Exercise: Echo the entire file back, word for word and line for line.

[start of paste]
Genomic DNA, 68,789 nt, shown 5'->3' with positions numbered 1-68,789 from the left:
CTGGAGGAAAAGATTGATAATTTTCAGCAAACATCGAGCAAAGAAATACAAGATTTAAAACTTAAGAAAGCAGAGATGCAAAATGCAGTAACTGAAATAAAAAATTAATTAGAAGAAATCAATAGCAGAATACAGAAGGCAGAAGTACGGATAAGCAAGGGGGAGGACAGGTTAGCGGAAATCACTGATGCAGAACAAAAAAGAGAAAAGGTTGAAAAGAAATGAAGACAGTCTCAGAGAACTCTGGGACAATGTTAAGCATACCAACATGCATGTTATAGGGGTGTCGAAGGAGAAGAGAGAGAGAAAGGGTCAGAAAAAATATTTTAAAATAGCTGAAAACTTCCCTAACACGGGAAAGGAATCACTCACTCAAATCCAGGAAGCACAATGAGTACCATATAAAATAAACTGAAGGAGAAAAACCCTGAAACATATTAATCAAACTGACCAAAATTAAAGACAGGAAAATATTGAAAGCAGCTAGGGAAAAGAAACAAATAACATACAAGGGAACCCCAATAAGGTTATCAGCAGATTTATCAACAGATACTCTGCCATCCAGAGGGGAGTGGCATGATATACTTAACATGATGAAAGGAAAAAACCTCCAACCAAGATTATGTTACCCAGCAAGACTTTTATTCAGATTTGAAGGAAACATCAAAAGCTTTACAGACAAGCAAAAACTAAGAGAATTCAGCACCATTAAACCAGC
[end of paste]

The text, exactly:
Genomic DNA, 68,789 nt, shown 5'->3' with positions numbered 1-68,789 from the left:
CTGGAGGAAAAGATTGATAATTTTCAGCAAACATCGAGCAAAGAAATACAAGATTTAAAACTTAAGAAAGCAGAGATGCAAAATGCAGTAACTGAAATAAAAAATTAATTAGAAGAAATCAATAGCAGAATACAGAAGGCAGAAGTACGGATAAGCAAGGGGGAGGACAGGTTAGCGGAAATCACTGATGCAGAACAAAAAAGAGAAAAGGTTGAAAAGAAATGAAGACAGTCTCAGAGAACTCTGGGACAATGTTAAGCATACCAACATGCATGTTATAGGGGTGTCGAAGGAGAAGAGAGAGAGAAAGGGTCAGAAAAAATATTTTAAAATAGCTGAAAACTTCCCTAACACGGGAAAGGAATCACTCACTCAAATCCAGGAAGCACAATGAGTACCATATAAAATAAACTGAAGGAGAAAAACCCTGAAACATATTAATCAAACTGACCAAAATTAAAGACAGGAAAATATTGAAAGCAGCTAGGGAAAAGAAACAAATAACATACAAGGGAACCCCAATAAGGTTATCAGCAGATTTATCAACAGATACTCTGCCATCCAGAGGGGAGTGGCATGATATACTTAACATGATGAAAGGAAAAAACCTCCAACCAAGATTATGTTACCCAGCAAGACTTTTATTCAGATTTGAAGGAAACATCAAAAGCTTTACAGACAAGCAAAAACTAAGAGAATTCAGCACCATTAAACCAGC